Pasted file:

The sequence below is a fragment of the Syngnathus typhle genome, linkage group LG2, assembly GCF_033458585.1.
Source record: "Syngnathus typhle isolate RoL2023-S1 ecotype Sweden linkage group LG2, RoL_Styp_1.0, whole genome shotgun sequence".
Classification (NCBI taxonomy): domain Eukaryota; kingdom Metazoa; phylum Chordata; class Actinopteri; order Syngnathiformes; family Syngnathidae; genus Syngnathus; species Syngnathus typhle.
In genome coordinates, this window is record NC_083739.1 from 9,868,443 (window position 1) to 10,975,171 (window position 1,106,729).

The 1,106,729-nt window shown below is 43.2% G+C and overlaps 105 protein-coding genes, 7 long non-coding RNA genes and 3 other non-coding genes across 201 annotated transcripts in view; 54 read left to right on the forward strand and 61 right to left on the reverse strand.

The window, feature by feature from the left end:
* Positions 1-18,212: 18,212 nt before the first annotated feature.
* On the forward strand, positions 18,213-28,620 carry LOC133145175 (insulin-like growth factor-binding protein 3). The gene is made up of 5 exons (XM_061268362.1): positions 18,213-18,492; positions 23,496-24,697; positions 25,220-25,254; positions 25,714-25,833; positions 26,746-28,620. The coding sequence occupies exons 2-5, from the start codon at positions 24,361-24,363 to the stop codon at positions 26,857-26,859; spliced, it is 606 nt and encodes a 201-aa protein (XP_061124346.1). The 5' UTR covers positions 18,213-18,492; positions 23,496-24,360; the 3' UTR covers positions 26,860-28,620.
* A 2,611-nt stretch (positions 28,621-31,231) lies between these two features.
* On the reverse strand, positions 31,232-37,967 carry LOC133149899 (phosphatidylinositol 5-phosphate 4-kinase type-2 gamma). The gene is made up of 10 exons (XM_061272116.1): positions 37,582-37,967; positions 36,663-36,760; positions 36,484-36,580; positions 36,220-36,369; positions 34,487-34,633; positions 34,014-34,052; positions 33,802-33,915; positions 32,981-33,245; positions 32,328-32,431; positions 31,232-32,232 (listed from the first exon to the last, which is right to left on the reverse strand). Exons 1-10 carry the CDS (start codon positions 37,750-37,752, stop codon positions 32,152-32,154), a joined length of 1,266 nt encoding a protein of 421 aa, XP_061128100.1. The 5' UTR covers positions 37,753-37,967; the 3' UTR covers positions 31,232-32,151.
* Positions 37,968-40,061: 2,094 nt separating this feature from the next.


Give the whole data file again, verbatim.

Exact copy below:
The sequence below is a fragment of the Syngnathus typhle genome, linkage group LG2, assembly GCF_033458585.1.
Source record: "Syngnathus typhle isolate RoL2023-S1 ecotype Sweden linkage group LG2, RoL_Styp_1.0, whole genome shotgun sequence".
Classification (NCBI taxonomy): domain Eukaryota; kingdom Metazoa; phylum Chordata; class Actinopteri; order Syngnathiformes; family Syngnathidae; genus Syngnathus; species Syngnathus typhle.
In genome coordinates, this window is record NC_083739.1 from 9,868,443 (window position 1) to 10,975,171 (window position 1,106,729).

The 1,106,729-nt window shown below is 43.2% G+C and overlaps 105 protein-coding genes, 7 long non-coding RNA genes and 3 other non-coding genes across 201 annotated transcripts in view; 54 read left to right on the forward strand and 61 right to left on the reverse strand.

The window, feature by feature from the left end:
* Positions 1-18,212: 18,212 nt before the first annotated feature.
* On the forward strand, positions 18,213-28,620 carry LOC133145175 (insulin-like growth factor-binding protein 3). The gene is made up of 5 exons (XM_061268362.1): positions 18,213-18,492; positions 23,496-24,697; positions 25,220-25,254; positions 25,714-25,833; positions 26,746-28,620. The coding sequence occupies exons 2-5, from the start codon at positions 24,361-24,363 to the stop codon at positions 26,857-26,859; spliced, it is 606 nt and encodes a 201-aa protein (XP_061124346.1). The 5' UTR covers positions 18,213-18,492; positions 23,496-24,360; the 3' UTR covers positions 26,860-28,620.
* A 2,611-nt stretch (positions 28,621-31,231) lies between these two features.
* On the reverse strand, positions 31,232-37,967 carry LOC133149899 (phosphatidylinositol 5-phosphate 4-kinase type-2 gamma). The gene is made up of 10 exons (XM_061272116.1): positions 37,582-37,967; positions 36,663-36,760; positions 36,484-36,580; positions 36,220-36,369; positions 34,487-34,633; positions 34,014-34,052; positions 33,802-33,915; positions 32,981-33,245; positions 32,328-32,431; positions 31,232-32,232 (listed from the first exon to the last, which is right to left on the reverse strand). Exons 1-10 carry the CDS (start codon positions 37,750-37,752, stop codon positions 32,152-32,154), a joined length of 1,266 nt encoding a protein of 421 aa, XP_061128100.1. The 5' UTR covers positions 37,753-37,967; the 3' UTR covers positions 31,232-32,151.
* Positions 37,968-40,061: 2,094 nt separating this feature from the next.